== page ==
Visualizing multi-player simulation rules

I've been largely an outside observer to our Country X project. CountryX is a simulation used for International Policy students studying what scenarios lead to genocide. In the early stages, the rules of the 'game.' converged on:

1. Four players, each in a specified role, starting with a watershed moment in an imaginary country.
2. The four roles are President, First-world Envoy, Regional Representative, and an Opposition Leader. (I immediately abbreviated these in my notes to 'P','E','R','O')
3. The game has four turns. In each turn, each of the four players decides on a context-specific list of three choices for their particular role. This is like playing a 'trick' in Bridge or Hearts.

When I first heard of the project, Jonah was working with the others on the project to specify the rules, for all of the contexts, in each of the states. He described an elaborate forest of paper Mark, our client, had on the walls of his office. How were we the programmers going to get him to describe the rules?

The problem is that most rule-making devices, besides pure programming code, already have a domain and the conceptual framework of how outcomes result. That is, we can narrow the possibilities of an outcome based on some global rules or variables, which the author can specify. But we did not know the framework yet.

So every turn had 3*3*3*3=81 (four players, three choices each) possible outcomes. This would diverge into a set of states for the next turn, and then for EACH state, 81 combinations would then diverge into the possible states for the next turn.

I understand my first contribution, as suggesting that if there were no general rules, then the only choice was to give him a truth table of 81 rows, each listing the state of that combination for the players. Eventually, it turned out that there were 28 states (with 8 on the last turn), so poor Mark had to fill in 81*20=1620 rows.

Impressively, Mark came through, and brought order to the possible outcomes (one of them genocide). Then Susan Dreher wowed us all with one of her first contributions to CCNMTL as bringing Mark's rules into a data model and environment for the game to be played.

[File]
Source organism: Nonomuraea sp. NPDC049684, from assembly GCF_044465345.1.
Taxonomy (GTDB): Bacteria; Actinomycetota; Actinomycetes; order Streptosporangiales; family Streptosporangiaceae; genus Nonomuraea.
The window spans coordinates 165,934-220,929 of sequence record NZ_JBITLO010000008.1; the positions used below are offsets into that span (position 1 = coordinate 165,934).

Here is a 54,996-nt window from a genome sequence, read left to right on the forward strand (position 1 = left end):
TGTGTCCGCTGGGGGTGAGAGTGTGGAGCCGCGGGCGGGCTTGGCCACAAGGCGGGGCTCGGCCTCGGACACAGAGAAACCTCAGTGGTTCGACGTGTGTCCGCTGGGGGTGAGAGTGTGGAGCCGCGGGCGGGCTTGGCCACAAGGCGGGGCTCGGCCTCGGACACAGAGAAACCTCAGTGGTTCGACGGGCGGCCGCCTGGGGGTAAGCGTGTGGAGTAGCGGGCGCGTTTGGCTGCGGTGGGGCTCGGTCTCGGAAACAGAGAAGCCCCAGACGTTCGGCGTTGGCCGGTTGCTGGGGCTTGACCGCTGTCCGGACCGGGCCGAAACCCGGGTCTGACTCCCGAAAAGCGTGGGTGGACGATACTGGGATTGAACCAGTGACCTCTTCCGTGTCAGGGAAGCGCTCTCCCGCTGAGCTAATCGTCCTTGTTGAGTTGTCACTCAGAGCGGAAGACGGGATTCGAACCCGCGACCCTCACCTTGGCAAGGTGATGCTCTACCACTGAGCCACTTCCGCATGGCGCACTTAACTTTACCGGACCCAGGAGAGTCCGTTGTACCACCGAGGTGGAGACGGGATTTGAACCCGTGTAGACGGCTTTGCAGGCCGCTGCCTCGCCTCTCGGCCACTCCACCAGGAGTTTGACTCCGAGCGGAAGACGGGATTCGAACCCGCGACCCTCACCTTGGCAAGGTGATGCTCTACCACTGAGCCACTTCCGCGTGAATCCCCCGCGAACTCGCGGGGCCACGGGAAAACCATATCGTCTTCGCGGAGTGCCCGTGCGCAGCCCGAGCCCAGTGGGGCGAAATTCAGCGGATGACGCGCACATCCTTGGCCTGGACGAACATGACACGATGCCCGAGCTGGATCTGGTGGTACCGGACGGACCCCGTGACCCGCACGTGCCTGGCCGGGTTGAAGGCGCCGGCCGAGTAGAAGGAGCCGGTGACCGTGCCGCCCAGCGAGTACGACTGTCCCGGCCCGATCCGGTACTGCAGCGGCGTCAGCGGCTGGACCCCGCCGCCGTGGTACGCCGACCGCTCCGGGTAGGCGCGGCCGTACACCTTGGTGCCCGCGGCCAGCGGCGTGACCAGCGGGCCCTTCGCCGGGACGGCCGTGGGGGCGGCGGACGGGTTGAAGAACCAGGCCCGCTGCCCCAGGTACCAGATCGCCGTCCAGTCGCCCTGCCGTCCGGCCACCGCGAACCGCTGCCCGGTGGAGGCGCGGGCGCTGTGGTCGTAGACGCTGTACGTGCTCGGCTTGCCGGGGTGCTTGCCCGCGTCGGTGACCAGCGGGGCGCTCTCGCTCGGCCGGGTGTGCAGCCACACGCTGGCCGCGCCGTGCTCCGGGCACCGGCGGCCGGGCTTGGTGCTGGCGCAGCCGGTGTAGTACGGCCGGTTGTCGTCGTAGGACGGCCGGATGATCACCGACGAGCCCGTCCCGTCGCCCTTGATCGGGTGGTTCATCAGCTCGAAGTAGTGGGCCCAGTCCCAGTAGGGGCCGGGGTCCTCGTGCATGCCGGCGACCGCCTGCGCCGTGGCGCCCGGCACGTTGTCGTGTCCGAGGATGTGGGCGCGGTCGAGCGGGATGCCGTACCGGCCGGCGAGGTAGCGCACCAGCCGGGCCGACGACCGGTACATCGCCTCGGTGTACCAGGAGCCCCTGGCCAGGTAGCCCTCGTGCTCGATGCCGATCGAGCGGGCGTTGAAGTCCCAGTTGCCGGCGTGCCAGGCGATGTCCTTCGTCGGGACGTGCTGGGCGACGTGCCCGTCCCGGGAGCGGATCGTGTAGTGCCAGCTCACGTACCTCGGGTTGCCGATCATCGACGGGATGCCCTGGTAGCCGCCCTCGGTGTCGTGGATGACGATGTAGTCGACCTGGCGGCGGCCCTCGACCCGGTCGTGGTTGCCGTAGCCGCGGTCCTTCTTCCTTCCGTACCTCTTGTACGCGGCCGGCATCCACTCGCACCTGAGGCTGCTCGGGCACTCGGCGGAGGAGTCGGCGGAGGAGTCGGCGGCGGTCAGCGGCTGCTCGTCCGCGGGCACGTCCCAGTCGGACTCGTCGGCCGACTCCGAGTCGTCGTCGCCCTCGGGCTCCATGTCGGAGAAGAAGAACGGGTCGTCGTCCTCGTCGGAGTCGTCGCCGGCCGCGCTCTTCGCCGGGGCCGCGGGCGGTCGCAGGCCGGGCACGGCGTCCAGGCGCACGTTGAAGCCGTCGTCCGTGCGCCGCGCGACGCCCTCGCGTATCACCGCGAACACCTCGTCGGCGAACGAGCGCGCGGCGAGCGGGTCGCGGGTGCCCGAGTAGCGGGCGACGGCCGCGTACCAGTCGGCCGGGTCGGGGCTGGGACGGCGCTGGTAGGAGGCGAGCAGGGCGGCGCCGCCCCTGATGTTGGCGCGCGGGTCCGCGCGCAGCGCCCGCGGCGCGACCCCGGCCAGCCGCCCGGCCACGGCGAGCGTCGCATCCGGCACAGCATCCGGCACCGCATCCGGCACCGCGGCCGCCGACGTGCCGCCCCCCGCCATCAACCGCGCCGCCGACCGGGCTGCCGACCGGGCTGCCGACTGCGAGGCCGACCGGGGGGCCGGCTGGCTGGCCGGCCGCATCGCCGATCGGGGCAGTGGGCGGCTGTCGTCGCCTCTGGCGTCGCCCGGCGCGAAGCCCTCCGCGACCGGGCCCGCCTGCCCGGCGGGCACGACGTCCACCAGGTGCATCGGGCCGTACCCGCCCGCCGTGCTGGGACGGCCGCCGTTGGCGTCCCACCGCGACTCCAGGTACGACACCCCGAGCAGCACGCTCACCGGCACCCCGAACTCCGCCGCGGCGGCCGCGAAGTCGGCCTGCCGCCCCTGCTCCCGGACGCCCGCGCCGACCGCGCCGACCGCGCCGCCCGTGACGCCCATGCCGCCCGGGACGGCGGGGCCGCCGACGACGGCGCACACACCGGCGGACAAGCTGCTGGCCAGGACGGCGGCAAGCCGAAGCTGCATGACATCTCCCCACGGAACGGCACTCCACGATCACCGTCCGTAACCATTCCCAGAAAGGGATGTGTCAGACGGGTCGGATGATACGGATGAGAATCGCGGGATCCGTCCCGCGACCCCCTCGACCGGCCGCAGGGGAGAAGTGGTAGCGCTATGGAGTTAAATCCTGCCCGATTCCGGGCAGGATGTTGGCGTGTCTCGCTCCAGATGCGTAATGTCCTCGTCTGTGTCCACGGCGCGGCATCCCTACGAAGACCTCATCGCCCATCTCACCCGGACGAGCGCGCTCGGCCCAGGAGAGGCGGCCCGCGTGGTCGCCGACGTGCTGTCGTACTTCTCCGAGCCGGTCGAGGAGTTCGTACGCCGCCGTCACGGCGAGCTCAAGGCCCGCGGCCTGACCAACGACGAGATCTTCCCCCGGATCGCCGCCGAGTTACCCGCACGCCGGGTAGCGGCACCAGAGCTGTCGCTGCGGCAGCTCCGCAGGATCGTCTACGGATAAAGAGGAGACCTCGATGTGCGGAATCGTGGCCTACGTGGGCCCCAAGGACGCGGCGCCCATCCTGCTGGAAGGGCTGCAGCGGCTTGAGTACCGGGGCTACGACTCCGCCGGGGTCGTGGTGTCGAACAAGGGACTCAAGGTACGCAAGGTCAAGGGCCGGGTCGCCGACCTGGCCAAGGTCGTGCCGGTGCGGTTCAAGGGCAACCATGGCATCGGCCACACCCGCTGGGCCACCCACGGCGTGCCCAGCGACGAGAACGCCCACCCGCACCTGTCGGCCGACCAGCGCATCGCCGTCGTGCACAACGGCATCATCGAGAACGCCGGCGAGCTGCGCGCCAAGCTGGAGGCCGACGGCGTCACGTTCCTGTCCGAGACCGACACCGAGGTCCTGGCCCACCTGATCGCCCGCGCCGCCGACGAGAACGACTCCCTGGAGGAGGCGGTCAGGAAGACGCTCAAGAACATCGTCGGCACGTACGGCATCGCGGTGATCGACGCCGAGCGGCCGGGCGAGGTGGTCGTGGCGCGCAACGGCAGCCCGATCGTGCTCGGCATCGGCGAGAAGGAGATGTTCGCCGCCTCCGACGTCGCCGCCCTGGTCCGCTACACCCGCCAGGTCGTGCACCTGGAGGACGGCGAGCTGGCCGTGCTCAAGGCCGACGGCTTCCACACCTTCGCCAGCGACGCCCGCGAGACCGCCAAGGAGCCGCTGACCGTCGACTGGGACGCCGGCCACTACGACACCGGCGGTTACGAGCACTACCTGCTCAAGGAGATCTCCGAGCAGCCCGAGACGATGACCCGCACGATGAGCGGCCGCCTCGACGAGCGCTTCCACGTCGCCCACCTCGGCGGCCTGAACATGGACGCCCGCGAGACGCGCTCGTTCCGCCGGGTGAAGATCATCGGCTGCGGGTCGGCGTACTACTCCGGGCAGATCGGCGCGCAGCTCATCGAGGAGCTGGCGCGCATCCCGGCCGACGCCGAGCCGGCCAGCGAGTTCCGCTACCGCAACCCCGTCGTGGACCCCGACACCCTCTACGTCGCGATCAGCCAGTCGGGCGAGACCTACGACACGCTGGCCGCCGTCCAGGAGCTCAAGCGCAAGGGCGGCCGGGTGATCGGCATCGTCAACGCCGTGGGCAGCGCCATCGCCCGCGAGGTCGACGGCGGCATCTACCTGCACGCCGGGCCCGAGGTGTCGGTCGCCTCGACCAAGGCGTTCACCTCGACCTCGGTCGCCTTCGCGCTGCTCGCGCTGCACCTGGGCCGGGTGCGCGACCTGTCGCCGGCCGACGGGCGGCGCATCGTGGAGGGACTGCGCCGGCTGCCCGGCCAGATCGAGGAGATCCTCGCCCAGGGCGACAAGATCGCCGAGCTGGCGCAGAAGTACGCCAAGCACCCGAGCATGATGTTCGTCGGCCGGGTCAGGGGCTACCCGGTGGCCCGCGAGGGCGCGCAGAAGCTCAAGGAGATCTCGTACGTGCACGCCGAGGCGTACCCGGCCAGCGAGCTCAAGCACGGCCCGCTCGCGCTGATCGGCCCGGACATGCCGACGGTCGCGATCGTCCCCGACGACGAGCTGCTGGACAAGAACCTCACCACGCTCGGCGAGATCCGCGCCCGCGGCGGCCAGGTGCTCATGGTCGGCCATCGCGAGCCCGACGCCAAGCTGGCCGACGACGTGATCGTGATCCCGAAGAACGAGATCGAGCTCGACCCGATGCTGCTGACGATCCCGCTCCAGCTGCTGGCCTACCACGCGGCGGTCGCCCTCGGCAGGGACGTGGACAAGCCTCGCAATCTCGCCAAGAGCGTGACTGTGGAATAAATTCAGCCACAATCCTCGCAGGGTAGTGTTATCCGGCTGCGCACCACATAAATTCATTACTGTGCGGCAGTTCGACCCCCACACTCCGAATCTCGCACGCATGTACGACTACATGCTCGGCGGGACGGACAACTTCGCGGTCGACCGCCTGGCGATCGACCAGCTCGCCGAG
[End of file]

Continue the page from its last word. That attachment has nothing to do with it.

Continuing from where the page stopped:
What were all of these rules though? We know they had been specified, but it was a gloss of 1620 rows. In the data, you can see some notes Mark makes along the margins, to keep some of it straight himself. But as outsiders, it was difficult to understand certain things. For example:
1. Game balance: how much do certain players affect the outcome from turn to turn?
2. Given Mark's rules, how can genocide be averted? Who is 'responsible'?

Susan used some sophisticated tools (e.g. GraphViz which produced this image) as a first pass, but mostly, it shows just how complicated the rules are.

With a bit of time here and there, I was interested in finding a better solution. All the more because it seems like we might have more projects like this. There are still a couple ideas not-yet-implemented, but one that I think puts a little order to the madness is described below (If you're still reading, that is!)

The idea is inspired by Karnaugh maps -which generally handle binary data Truth table data in two dimensions instead of the one long list of combinations, so it's easier to see some rules.

XKCD has covered karnaugh maps a couple times

The disadvantage is it takes a little longer to explain! Karnaugh maps have binary possibilities for each input. We have three possibilities for each of the four players. The real way to think of it is instead of an 81×1 list of rows we make it a 9×9 grid with two players on each side.

Each of the roles have three choices. Here we see where to look for each role for their influence.





Here are two examples presenting a single state's combinations in the two ways. There is a different color for each resulting state. First here's an example where the rules are moderately simple:



At first it feels like, despite being a little more verbose, we can get the same understanding from looking at the linear version. Here's a more complicated set of rules. In the long version, you have to take an extra step of grouping the separated colors to figure out the rule.



It takes a bit of practice, before one can start seeing and understanding the 'rules' that these maps are explaining. We need to keep the full representation under wraps, so students don't use it to cheat. You can get the idea though, by examining this fake state sequence:

3 karnaugh maps for 3 fake states; Turn X: Violence, Mediation; Turn Y: Negotiation

The easiest way to get a sense of what it all means is to try and verbalize what the rules mean. For example, in Turn X, from the state 'Mediation,' the TO grid shows thick horizontal bars. If we look to the KEY, the first two horizontal rows correspond to president decisions. Thus, we can start to tell the story from here that the major outcomes depend on the president's decision. The thin vertical horizontal bars in the bottom row (again by the KEY) correspond to the Opposition Leader's choice. Thus, we can tell the story that when the President chooses (3), the Opposition Leader can change the outcome. Besides that, from the 'Mediation' state, no other player can influence the outcome.

Work still to be done, should we decide this is a good direction, would be:
1. Make it more intuitive through interactive links. On mouse overs we can see what the choices are, and highlight the state in the next turn.
2. We could make this an authoring environment. However difficult, it should be easier than manually entering 1620 rows!
3. Another direction I'm still thinking about is a waterfall-cascade view which may be explained or shown in another post.